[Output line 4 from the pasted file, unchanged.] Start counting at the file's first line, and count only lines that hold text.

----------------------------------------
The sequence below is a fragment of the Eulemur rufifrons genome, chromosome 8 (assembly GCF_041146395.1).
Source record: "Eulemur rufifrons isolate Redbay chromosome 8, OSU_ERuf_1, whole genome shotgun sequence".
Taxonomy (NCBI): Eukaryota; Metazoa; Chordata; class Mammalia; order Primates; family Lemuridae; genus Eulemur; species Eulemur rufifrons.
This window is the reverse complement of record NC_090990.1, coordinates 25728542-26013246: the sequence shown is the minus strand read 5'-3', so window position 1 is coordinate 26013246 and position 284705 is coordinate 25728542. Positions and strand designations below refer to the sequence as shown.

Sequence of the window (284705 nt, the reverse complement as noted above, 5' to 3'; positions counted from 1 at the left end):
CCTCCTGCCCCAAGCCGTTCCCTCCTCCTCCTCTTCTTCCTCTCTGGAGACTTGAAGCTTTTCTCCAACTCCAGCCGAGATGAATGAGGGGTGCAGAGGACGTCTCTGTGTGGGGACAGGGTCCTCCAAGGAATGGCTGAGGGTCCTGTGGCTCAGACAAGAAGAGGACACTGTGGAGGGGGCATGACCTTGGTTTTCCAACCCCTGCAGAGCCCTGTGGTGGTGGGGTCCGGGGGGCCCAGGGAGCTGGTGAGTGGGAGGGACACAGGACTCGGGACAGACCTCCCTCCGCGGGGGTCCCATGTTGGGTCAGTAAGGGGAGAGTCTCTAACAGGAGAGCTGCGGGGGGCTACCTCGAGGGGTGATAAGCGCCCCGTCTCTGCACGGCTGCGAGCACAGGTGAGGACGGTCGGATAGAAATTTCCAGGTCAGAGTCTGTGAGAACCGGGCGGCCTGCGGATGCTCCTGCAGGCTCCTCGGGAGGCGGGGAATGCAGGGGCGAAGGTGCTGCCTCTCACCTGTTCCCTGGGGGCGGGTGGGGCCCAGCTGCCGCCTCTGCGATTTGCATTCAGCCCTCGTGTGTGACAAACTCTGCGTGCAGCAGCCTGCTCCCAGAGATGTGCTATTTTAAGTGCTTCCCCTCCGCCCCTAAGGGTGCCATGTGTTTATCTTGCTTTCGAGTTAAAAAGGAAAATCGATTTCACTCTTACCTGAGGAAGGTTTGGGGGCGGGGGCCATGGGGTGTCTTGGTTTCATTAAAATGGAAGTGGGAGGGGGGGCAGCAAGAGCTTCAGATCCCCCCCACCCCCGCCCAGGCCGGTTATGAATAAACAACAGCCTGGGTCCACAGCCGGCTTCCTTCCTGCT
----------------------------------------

This window is the reverse complement of record NC_090990.1, coordinates 25728542-26013246: the sequence shown is the minus strand read 5'-3', so window position 1 is coordinate 26013246 and position 284705 is coordinate 25728542. Positions and strand designations below refer to the sequence as shown.